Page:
We turn off the street at an unmarked doorway and walk down a long, dark hall. At the end, a surprise: an open-air courtyard done in art deco style, painted a hotter pink than the Royal Hawaiian Hotel. Here, amid the garish influence of 1930s America, in the heart of a Catholic Chinatown with a Spanish cathedral, we eat lumpia—a traditional Filipino deep-fried meat and vegetable roll. “Everything is a mixture here,” Ivan says with what appears to be a little pride. “We look Malay, eat Chinese food, pray to Spanish saints and imitate Frank Sinatra so perfectly you’d think he’s still alive.”

Walking tours are an excellent introduction for a tourist and may get you safely through places like Binondo where tourists don’t usually venture alone. But one measure of a great city is, for me, what happens when you get lost in it. I pointed to an area that on my map was labeled simply “textile market.” The cabbie hesitated; he spoke little English, but his expression was easy to translate: You sure, Joe?

I got in the cab. I was sure. I was ready.

I wasn’t ready. As we neared the market area, the crowds swelled, traffic clogged the streets. An armada of dilapidated tricycles called “poor man’s taxis” and overstuffed Jeepneys (garishly decorated Jeep minivans that serve as public transportation) inched ever deeper toward some heart of shopping darkness. I stepped out of the cab and into the ongoing convulsion of hot and sticky commerce that is Baclaran market on Bonifacio Day, a national holiday many Filipinos spend shopping for Christmas.

Baclaran is one of three major street markets in metro Manila. The most unusual is the profusion of stalls congregated around Quiapo Church, where vendors sell a variety of religious icons and paraphernalia, some Christian—cherubic baby Jesus dolls and Virgin Mary statues—and some, well, not so Christian, like what the locals call “voodoo cures”: herbs and potions that claim to be everything from vegetable Viagra to abortion-inducers (and this on the doorstep of one of the city’s main Catholic churches). Then there’s the mother of all street markets, a place where even Manileños fear to tread, but for a bargain, they will: Divisoria, an utterly bewildering labyrinth where you can buy bulk items fresh off the boat from China, mostly. Christmas decorations, clothing, hectares of plastic gimcracks, mountains of pork rinds, which are to Filipinos what potato chips are to Americans. If you want something cheaper than what you’d pay at Divisoria, you’ll have to inherit it, steal it or make it yourself.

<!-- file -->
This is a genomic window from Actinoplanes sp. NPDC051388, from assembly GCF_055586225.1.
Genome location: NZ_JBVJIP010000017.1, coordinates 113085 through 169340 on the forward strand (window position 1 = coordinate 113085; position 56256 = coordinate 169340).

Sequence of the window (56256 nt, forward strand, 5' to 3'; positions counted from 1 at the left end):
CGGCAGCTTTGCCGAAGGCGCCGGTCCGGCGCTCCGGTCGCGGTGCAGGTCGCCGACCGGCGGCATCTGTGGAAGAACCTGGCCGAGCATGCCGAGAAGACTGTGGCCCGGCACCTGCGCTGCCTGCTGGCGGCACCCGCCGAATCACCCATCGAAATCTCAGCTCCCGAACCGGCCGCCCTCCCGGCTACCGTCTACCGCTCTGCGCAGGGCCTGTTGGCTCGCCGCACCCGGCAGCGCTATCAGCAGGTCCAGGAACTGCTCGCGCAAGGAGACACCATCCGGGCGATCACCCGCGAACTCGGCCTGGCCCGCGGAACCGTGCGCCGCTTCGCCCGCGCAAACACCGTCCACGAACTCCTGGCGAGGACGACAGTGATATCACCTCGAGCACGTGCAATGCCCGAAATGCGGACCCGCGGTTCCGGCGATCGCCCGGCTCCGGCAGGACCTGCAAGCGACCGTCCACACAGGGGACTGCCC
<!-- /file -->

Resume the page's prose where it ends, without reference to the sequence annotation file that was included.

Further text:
Baclaran is by comparison a little tamer but still respectably rambunctious, a good place for getting lost. As the only tourist I see—which I take as a promising sign—I draw steady attention, though all of it friendly. Almost everything here is packed in bale form: bales of rubber flip-flops, bales of ornamental fans, bales of women’s underwear stacked a storey high. “Hey Joe!” calls out a guy waving a white tank top he’s pulled from a bale, “You can be like Die Hard! Cheap!” Untempted, I move off the main drag and into the tight side streets, where everyone is pressed together in a sweaty human river. Passing what must be the food court, where feral cats stalk the underworld beneath stalls selling Asian vegetables, balut and chestnuts roasting in repurposed oil drums (it is Christmas, after all), I hear a cry of “Tahooooo!” I stop to buy a cup of taho, warm, soft tofu mixed with carmelized sugar, a delicious—and safe—treat so far as street food goes. So I tell myself.

For Ivan and Carlos, as for many Filipinos I’ve met, the ragged charm of old Manila and the combustible street markets like Baclaran are a counterweight to the antiseptic mall culture now sweeping Manila. While the malls offer air-conditioned respite from the hellacious Philippine heat and relief from the noise and grit, they’re homogenizing a city still in search of its own identity. There’s a concern that Manila may be Starbucked and Banana Republicked—First Worlded, if you will—to death before something authentically Filipino has a chance to develop after four centuries of colonialism. “The soul of Manila isn’t in the malls,” Ivan had said. “It’s in Intramuros, Quiapo, Binondo, the street markets.”

As frenzied as a market like Baclaran is—with the chaos, the noise, the brine of exhaust in the air—there’s a reassuring orderliness to it. As if by social contract, the shoppers jostle but never push, and everyone manages to keep out of everyone else’s way, even smiling with strangers. I shudder to picture what 5,000 New Yorkers jammed together in near-equatorial heat like this might do to each other. But these, you’ll remember, are the second-happiest people on Earth. A woman with a bundle on her head bumps me as we’re borne on the irresistible human current. She labors under her burden, and I’m hopelessly lost, but we exchange a laugh at our plight that reaches across our separate worlds.